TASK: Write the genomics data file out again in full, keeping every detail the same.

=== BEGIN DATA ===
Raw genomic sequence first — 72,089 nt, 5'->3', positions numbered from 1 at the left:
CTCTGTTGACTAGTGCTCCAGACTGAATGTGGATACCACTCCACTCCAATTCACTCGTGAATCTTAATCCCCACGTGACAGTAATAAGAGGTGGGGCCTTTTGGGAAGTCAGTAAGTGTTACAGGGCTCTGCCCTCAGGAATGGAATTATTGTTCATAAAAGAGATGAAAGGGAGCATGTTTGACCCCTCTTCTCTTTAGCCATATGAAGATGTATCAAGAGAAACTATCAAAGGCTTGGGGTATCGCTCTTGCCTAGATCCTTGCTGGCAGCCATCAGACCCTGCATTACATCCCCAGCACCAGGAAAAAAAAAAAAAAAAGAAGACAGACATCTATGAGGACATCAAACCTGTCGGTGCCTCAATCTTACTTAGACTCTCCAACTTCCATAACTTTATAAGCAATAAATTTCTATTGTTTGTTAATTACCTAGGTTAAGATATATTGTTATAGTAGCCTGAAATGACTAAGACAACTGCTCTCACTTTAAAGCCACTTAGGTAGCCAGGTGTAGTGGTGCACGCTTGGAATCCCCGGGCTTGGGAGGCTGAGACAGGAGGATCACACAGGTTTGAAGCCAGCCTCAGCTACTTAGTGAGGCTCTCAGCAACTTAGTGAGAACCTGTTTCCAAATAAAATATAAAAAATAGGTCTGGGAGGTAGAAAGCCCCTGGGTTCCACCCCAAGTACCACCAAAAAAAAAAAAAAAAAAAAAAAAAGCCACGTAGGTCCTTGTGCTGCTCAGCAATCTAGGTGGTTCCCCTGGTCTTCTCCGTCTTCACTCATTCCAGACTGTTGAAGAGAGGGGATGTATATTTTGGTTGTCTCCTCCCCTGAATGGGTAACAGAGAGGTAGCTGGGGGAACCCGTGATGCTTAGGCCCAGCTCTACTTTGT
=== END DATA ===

Raw genomic sequence first — 72,089 nt, 5'->3', positions numbered from 1 at the left:
CTCTGTTGACTAGTGCTCCAGACTGAATGTGGATACCACTCCACTCCAATTCACTCGTGAATCTTAATCCCCACGTGACAGTAATAAGAGGTGGGGCCTTTTGGGAAGTCAGTAAGTGTTACAGGGCTCTGCCCTCAGGAATGGAATTATTGTTCATAAAAGAGATGAAAGGGAGCATGTTTGACCCCTCTTCTCTTTAGCCATATGAAGATGTATCAAGAGAAACTATCAAAGGCTTGGGGTATCGCTCTTGCCTAGATCCTTGCTGGCAGCCATCAGACCCTGCATTACATCCCCAGCACCAGGAAAAAAAAAAAAAAAAGAAGACAGACATCTATGAGGACATCAAACCTGTCGGTGCCTCAATCTTACTTAGACTCTCCAACTTCCATAACTTTATAAGCAATAAATTTCTATTGTTTGTTAATTACCTAGGTTAAGATATATTGTTATAGTAGCCTGAAATGACTAAGACAACTGCTCTCACTTTAAAGCCACTTAGGTAGCCAGGTGTAGTGGTGCACGCTTGGAATCCCCGGGCTTGGGAGGCTGAGACAGGAGGATCACACAGGTTTGAAGCCAGCCTCAGCTACTTAGTGAGGCTCTCAGCAACTTAGTGAGAACCTGTTTCCAAATAAAATATAAAAAATAGGTCTGGGAGGTAGAAAGCCCCTGGGTTCCACCCCAAGTACCACCAAAAAAAAAAAAAAAAAAAAAAAAAGCCACGTAGGTCCTTGTGCTGCTCAGCAATCTAGGTGGTTCCCCTGGTCTTCTCCGTCTTCACTCATTCCAGACTGTTGAAGAGAGGGGATGTATATTTTGGTTGTCTCCTCCCCTGAATGGGTAACAGAGAGGTAGCTGGGGGAACCCGTGATGCTTAGGCCCAGCTCTACTTTGT